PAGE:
F. Such other damages and relief as may be just, equitable and proper.
COUNT III: DISABILITY DISCRIMINATION

26. Plaintiff realleges and incorporates paragraphs 1 through 25 above.

27. As a result of Plaintiff’s pregnancy, Plaintiff had a bona fide disability.

28. Plaintiff has suffered and continues to suffer severe damage to her financial welfare and her employment prospects by reason of adverse employment actions caused by Durango’s unwillingness to provide a reasonable accommodation.
29. Plaintiff simply wished to be accommodated by having Defendants recognize the weight restrictions placed on Plaintiff by her doctor.
30. Plaintiff was able to perform her job with a reasonable accommodation.
31. Plaintiff has suffered severe mental anguish and emotional distress as a result of Defendants’ discriminatory actions.
32. By not providing Plaintiff reasonable accommodations, Defendants violated Florida Statutes Chapter 760, which makes it unlawful for an employer to discriminate against any person because of their disability with respect to compensation, terms, conditions, or privileges of employment.
33. The conduct of Defendants complained herein was willful, malicious, oppressive, wanton and in complete disregard of the rights of Plaintiff.
PRAYER FOR RELIEF
WHEREFORE, Plaintiff prays for judgment against Defendants for all damages to which she may be entitled, including without limitation:
A. Judgment for her back pay (with interest), including all sums of money Plaintiff would have earned, together with such other increases to which she would be entitled had she not be forced to quit;
B. Compensatory damages, including but not limited to, damages for emotional pain, suffering, inconvenience, mental anguish, loss of enjoyment of life and other non-pecuniary loss;
C. Front pay;
D. Punitive damages;
E. An award of reasonable attorney’s fees and costs incurred herein; and
F. Such other damages and relief as may be just, equitable and proper.
COUNT IV: RETALIATION
34. Plaintiff realleges and incorporates paragraphs 1 through 33 above.
35. Plaintiff gave Defendants notice of the harassment described in this Amended Complaint by reporting it to her supervisors.
36. After Plaintiff reported the harassment, the harassment was enhanced.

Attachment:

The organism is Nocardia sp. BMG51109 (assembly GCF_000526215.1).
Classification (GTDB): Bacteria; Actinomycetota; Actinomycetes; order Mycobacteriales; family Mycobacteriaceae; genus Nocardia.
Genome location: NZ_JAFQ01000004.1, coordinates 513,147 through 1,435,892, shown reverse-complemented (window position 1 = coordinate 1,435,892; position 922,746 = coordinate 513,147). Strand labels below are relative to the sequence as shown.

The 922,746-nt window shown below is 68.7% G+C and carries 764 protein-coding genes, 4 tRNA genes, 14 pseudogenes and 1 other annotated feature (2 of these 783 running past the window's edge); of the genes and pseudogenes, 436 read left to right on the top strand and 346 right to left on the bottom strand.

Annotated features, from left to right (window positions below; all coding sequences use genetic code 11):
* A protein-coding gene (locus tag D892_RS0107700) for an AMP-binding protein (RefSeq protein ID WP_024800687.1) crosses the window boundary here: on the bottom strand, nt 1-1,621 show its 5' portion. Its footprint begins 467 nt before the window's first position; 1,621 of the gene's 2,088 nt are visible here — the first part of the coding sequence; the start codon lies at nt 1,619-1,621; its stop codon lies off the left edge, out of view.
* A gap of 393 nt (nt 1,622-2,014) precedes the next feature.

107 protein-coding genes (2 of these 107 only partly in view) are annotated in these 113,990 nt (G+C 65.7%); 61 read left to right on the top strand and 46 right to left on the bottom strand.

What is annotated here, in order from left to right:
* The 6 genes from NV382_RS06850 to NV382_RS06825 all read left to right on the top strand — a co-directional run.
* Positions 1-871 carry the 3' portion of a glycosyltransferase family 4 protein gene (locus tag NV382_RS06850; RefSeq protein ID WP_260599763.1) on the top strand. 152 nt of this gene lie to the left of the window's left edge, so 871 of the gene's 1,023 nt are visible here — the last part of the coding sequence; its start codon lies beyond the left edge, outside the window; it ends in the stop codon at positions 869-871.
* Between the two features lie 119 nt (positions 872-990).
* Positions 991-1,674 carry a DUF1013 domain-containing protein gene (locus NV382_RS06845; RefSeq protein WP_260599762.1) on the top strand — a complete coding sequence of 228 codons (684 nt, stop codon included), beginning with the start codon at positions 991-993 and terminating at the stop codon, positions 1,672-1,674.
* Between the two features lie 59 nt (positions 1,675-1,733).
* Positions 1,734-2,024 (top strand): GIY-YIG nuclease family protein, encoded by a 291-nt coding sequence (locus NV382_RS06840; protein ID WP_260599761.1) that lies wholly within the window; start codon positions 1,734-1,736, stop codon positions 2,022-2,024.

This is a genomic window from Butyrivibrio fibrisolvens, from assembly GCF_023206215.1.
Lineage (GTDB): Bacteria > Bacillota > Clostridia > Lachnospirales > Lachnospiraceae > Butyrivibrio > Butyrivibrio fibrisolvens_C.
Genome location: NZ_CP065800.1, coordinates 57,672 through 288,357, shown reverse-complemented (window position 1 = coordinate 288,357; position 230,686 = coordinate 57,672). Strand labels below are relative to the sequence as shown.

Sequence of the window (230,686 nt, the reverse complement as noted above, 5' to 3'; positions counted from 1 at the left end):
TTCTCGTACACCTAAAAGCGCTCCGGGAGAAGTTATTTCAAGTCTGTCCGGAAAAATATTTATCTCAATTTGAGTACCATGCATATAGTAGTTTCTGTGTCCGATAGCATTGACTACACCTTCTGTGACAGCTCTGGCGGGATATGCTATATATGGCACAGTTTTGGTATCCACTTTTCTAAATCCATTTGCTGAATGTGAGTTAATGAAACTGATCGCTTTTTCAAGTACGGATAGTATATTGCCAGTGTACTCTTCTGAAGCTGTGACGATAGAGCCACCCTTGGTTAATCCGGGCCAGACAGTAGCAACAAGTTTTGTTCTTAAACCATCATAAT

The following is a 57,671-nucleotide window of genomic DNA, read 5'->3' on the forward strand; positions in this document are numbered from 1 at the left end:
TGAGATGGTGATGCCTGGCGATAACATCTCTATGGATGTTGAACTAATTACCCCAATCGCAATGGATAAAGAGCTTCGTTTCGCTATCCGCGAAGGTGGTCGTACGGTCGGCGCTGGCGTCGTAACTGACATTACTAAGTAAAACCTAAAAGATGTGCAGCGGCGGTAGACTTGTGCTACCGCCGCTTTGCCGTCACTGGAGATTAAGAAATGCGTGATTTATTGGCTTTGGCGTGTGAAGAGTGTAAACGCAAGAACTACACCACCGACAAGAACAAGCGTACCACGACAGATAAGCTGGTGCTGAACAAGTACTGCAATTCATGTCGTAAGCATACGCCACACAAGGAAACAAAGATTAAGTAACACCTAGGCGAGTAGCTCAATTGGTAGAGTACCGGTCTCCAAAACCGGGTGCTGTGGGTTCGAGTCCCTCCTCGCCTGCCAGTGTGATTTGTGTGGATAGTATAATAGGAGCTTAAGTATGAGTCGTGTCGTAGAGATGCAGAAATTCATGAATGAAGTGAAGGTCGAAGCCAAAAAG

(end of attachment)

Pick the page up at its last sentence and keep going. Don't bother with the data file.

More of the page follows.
37. Defendants failed to take remedial action in response to Plaintiff’s complaints regarding the sexual harassment, hostile work environment, and the retaliation to which Plaintiff was subjected.
38. In the process of retaliating against Plaintiff, Defendant caused Plaintiff to be constructively terminated.
39. The acts alleged in this Complaint constitute a violation of Florida Statutes Section 760.10(7), which states, “It is an unlawful employment practice for an employer** to discriminate against any person because that person has opposed any practice which is an unlawful employment practice under this section, or because that person has made a charge, testified, assisted in any manner in an investigation, proceeding or hearing under this section.”
PRAYER FOR RELIEF
WHEREFORE, Plaintiff prays for judgment against Defendants for all damages to which she may be entitled, including without limitation:
A. Judgment for her back pay (with interest), including all sums of money Plaintiff would have earned, together with such other increases to which she would be entitled had she not be forced to quit;
B. Compensatory damages, including but not limited to, damages for emotional pain, suffering, inconvenience, mental anguish, loss of enjoyment of life and other non-pecuniary loss;
C. Front pay;
D. Punitive damages;
E. An award of reasonable attorney’s fees and costs incurred herein; and
F. Such other damages and relief as may be just, equitable and proper.
DEMAND FOR A JURY TRIAL
Plaintiff demands a jury trial on all issues herein triable by jury.
Dated this 5th day of March, 2009.

THE 5th DCA Brief:

IN THE DISTRICT COURT OF APPEAL OF THE
FIFTH DISTRICT OF FLORIDA

DURANGO STEAKHOUSE,

Appellant,

v. APPEAL No. 5D08-3189
L.T. No. 05-2008-CA-25417
AMANDA PLAINTIFF,

Appellee.
______________________________/

ANSWER BRIEF OF APPELLEE, AMANDA PLAINTIFF

Submitted by:
Maurice Arcadier
Florida Bar No. 131180
Allen & Arcadier, P.A.
2815 W New Haven, Suite 304
Melbourne, Florida 32904
Phone: (321) 953-5998
Fax: (321) 953-6075

TABLE OF CONTENTS

TABLE OF CONTENTS 2

TABLE OF AUTHORITIES 3-4

STATEMENT OF THE CASE AND FACTS 5

SUMMARY OF THE ARGUMENT 6

STANDARD OF REVIEW 7

ARGUMENT 8-12

I. THIS COURT HAS AUTHORITY TO DETERMINE IF AN INVALID AGREEMENT WAS ENTERED BY PLAINTIFF AND DURANGO 8-9

II. TITLE VII OF THE CIVIL RIGHTS ACT OF 1964 AND THE FLORIDA CIVIL RIGHTS ACT ASSERT THE PREVAILING PARTY IS ENTITLED TO ATTORNEY’S FEES REIMBURSED 9-11

III. THE ENTIRE AGREEMENT IS UNENFORCEABLE BECAUSE THE AGREEMENT DID NOT PRODIVDE FERRUZA AN OPPORTUNITY TO RECOVER HER ENTITLED STATUTORY DAMAGES 11-12

CONCLUSION 13

CERTIFICATE OF SERVICE 14

CERTIFICATE OF COMPLAINCE 15

TABLE OF AUTHORITIES

CASES

D’Angelo v. Fitzmaurice,
863 So. 2d 311 (Fla. 2003) 7

Gilmer v. International/Johnson Lane Corp.,
500 U.S. 20 (1991). 10

Global Travel Marketing, Inc. v. Shea,
908 So. 2d 392 (Fla. 1999). 10

Morrison v. Circuit City Stores, Inc.,
317 F.3d 646 (6th Cir. 2003). 10

Paladino v. Avnet Computer Technologies, Inc.,
134 F. 3d 1054 (11th Cir. 1998). 11

Presidential Leasing, Inc. v Krout,
896 So. 2d 938 (Fla. 5th DCA 2005). 7, 11, 12

SA-PG-Ocala, LLC. v. Stokes,
935 So. 2d 1242 (Fla. 5th DCA 2006). 8

Seifert v. U.S. Home Corp.,
750 So. 2d 633 (Fla. 1999). 8

Terminix Int’l Co. L.P. v. Ponzio,
693 So. 2d 104 (Fla. 5th DCA 1997). 8